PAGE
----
City debates how to pay for sewer system changesPaying for an estimated $8 million in sanitary sewer improvements slated to begin construction later this year may take a variety of sources, according to discussions held at the Jamestown Public Works Committee meeting Thursday.
By: By Keith Norman, The Jamestown Sun, The Jamestown Sun
Paying for an estimated $8 million in sanitary sewer improvements slated to begin construction later this year may take a variety of sources, according to discussions held at the Jamestown Public Works Committee meeting Thursday.
The project will upgrade a number of lift stations and provide a special main to carry sewage from the center of Jamestown to the primary lift station, where it all will be pumped to the sewage treatment plant southeast of Jamestown. The upgrade became necessary when water infiltration into the sewer lines during the 2009 and 2010 floods overwhelmed the lift stations and required waste to be pumped directly into the river in Jamestown.
Options included using special assessments on the properties served by the lift stations, city-wide special assessments, increased sewer rates and the 0.5 percent sales tax that had been dedicated to Jamestown/ Stutsman Development Corp. but was repurposed to paying a part of special assessments throughout the city.
Mayor Katie Andersen said the project benefits the entire city.
“No specials,” she said. “Use all of the 0.5 percent sales tax with the balance covered with utility fee increases.”
Councilman Ramone Gumke agreed.
“However we do it, it has to use the 0.5 percent sales tax,” he said.
Councilman Dan Buchanan questioned using the entire city portion of the sales tax revenue for this project.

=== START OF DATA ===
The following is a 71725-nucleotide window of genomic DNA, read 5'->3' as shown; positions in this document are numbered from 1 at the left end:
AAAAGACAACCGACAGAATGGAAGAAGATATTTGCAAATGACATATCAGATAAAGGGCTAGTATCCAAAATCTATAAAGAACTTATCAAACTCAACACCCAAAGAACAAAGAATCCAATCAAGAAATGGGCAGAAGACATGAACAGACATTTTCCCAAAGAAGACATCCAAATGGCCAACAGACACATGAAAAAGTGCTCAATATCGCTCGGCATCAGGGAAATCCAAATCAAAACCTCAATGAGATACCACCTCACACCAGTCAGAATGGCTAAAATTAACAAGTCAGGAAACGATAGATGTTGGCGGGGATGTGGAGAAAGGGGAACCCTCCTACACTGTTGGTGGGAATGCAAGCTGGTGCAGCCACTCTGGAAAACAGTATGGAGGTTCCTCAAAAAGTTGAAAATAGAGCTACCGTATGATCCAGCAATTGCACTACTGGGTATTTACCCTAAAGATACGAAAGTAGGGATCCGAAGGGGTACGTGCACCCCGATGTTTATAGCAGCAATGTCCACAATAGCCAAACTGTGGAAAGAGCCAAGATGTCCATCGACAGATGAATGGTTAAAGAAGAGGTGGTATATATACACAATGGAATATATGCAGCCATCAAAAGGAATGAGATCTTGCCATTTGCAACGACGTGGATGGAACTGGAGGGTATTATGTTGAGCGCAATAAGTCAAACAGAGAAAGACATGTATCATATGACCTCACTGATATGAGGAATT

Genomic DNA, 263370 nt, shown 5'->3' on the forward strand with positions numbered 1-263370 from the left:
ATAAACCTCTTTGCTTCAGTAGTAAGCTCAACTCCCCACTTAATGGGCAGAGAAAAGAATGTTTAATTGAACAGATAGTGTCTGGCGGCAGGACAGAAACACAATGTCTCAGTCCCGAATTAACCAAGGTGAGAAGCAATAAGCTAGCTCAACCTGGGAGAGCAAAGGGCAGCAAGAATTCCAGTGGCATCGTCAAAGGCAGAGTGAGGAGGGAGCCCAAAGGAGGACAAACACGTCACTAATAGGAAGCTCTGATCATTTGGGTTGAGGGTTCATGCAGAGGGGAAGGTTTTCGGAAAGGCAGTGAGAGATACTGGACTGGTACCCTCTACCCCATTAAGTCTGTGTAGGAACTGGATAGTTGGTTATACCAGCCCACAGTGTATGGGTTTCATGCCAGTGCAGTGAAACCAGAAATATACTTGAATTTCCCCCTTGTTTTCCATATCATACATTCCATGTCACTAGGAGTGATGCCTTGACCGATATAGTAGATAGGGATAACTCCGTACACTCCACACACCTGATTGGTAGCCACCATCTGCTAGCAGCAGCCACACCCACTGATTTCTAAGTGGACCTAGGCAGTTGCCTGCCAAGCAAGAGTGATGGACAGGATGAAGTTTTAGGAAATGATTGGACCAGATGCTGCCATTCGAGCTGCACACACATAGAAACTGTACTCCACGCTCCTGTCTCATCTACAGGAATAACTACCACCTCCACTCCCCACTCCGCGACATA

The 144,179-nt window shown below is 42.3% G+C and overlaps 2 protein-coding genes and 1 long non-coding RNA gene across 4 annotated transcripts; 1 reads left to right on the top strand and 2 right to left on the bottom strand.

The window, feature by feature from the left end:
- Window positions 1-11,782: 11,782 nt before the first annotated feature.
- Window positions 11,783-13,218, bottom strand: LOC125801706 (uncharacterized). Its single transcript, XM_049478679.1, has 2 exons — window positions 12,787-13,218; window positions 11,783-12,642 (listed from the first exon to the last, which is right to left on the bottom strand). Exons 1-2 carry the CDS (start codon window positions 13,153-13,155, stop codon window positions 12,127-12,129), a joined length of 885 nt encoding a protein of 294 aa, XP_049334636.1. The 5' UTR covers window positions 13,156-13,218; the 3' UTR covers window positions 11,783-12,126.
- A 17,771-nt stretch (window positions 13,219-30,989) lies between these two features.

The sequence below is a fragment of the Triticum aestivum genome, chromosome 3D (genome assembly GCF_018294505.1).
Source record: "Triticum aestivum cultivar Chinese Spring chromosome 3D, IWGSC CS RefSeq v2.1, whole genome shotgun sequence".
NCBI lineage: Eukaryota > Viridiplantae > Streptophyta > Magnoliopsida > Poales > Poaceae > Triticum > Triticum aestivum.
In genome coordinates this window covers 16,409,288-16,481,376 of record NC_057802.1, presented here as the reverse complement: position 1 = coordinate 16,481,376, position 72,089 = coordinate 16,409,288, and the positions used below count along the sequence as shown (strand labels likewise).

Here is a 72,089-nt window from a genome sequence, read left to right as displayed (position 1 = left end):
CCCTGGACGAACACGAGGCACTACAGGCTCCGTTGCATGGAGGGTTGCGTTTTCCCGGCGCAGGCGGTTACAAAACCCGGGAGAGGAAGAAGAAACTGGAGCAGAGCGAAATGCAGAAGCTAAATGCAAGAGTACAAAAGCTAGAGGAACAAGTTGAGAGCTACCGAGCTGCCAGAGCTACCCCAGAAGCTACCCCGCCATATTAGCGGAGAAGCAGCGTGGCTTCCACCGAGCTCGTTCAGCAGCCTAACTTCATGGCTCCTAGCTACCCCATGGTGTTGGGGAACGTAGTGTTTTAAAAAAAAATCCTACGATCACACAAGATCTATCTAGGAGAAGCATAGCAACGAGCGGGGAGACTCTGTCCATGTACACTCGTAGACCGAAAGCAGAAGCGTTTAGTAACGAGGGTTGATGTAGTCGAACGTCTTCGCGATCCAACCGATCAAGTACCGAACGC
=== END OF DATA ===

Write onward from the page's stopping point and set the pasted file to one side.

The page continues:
“I think we’re asking for problems if there are other infrastructure needs,” Buchanan said. “We need to think it through and have the experts crunch the numbers,”
The City Council took no action on the issue but did ask Jeff Fuchs, city administrator, to prepare financing estimates using the sales tax revenue to pay for the project.
In other business, the City Council postponed action on a request from Jamestown Regional Medical Center to seek reduced speed limits on Interstate 94 east and west of the exit serving the hospital.
“We’d like the city to assist with the (North Dakota) Department of Transportation on this request,” said Todd Hudspeth, administrator of JRMC. “We’ve had several close calls with elderly people and employees at the off ramp.”
The current posted speed limit for the area is 75 mph.
Gumke said a reduction in speeds would be warranted.
“I’m interested in participating in this request because of increased traffic,” he said. “A speed limit of 60 mph rather than the current 75 mph.”
Hudspeth said the NDDOT refused JRMC’s requests to lower the speed limit. The response indicated that the traffic levels did not warrant lower speeds and that local traffic should use frontage roads rather than I-94.
The Public Works Committee tabled the request pending the completion of the Land Use and Transportation study that will begin this summer.
The committee also delayed all paving and seal coat projects currently planned for 2013. Many of the street projects involved the same streets that are part of the sanitary sewer project planned for this summer.
“With everything going on this summer this seems prudent,” said Reed Schwartzkopf, city engineer.
The committee also awarded bids for two buildings to Schumacher Construction. A maintenance building for the Sanitation Department had a bid of $97,000 and a building for storing sand and salt for the Street Department came in with a bid of $96,000.
Sun reporter Keith Norman can be reached at 701-952-8452 or by email at email@example.com